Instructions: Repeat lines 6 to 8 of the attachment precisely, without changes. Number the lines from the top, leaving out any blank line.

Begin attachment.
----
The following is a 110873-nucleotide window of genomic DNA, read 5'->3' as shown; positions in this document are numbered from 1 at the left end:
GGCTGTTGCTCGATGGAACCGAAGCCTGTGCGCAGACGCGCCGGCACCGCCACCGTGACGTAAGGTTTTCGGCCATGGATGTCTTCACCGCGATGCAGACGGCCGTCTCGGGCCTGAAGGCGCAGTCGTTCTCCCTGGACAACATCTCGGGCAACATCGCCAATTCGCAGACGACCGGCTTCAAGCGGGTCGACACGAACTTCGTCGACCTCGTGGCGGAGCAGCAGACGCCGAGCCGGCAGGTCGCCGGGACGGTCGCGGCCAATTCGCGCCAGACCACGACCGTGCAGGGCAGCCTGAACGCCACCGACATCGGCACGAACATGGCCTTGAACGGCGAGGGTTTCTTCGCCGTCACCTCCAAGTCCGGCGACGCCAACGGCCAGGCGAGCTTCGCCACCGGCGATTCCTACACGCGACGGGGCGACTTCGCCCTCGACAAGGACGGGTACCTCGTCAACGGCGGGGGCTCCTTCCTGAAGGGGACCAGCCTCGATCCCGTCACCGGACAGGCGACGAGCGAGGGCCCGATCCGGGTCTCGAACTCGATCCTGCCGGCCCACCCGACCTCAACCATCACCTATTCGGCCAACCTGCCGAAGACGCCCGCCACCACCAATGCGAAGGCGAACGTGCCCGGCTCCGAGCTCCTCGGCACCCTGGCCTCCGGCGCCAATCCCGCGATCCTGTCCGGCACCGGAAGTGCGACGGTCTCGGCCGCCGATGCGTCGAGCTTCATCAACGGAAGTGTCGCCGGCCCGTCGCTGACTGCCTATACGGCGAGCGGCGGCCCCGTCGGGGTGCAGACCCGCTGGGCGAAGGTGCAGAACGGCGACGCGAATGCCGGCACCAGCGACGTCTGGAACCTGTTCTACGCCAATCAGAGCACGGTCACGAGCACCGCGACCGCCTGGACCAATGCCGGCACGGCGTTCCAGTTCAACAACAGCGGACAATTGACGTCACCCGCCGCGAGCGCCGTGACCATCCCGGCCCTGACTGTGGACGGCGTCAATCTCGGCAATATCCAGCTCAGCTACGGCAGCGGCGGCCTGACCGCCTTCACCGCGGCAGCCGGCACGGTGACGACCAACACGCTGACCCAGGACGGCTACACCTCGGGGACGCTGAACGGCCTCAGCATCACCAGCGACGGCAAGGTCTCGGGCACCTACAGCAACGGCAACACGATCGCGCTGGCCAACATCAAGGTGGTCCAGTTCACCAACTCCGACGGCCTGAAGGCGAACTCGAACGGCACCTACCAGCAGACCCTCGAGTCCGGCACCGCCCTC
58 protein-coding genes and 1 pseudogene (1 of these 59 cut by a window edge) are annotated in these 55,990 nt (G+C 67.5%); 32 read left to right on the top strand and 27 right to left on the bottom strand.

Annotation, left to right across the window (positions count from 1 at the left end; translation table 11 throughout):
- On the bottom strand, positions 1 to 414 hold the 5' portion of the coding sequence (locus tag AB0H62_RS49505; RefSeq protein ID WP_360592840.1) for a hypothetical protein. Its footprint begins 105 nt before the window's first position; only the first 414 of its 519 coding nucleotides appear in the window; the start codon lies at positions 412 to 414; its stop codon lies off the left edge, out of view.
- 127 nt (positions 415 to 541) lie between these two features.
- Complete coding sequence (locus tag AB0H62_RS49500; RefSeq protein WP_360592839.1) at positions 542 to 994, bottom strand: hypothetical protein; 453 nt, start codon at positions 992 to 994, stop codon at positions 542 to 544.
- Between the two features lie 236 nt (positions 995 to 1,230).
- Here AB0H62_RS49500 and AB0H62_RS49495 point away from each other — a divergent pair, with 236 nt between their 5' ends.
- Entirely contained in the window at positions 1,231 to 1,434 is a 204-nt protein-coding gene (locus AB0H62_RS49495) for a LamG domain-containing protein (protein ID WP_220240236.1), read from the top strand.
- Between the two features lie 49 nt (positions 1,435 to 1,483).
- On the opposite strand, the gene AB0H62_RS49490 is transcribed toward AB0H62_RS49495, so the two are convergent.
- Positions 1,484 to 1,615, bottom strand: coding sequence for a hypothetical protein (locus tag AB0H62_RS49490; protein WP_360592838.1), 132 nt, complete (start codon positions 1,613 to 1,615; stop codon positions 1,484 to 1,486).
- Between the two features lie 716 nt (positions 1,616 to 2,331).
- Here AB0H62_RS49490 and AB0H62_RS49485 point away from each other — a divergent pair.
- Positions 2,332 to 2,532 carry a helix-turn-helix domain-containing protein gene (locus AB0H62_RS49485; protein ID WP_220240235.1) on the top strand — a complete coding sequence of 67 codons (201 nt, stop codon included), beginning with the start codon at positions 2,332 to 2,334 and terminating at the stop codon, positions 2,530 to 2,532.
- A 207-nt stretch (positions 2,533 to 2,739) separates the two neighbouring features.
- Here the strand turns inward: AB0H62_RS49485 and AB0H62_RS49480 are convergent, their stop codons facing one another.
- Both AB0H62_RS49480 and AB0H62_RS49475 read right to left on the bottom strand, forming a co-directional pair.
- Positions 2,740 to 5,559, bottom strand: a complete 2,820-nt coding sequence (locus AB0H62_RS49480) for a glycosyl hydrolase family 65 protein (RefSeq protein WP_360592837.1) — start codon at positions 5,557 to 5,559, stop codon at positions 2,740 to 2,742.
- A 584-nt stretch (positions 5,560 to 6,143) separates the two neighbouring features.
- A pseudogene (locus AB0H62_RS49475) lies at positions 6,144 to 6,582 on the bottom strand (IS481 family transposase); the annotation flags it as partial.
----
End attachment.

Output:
- 127 nt (positions 415 to 541) lie between these two features.
- Complete coding sequence (locus tag AB0H62_RS49500; RefSeq protein WP_360592839.1) at positions 542 to 994, bottom strand: hypothetical protein; 453 nt, start codon at positions 992 to 994, stop codon at positions 542 to 544.
- Between the two features lie 236 nt (positions 995 to 1,230).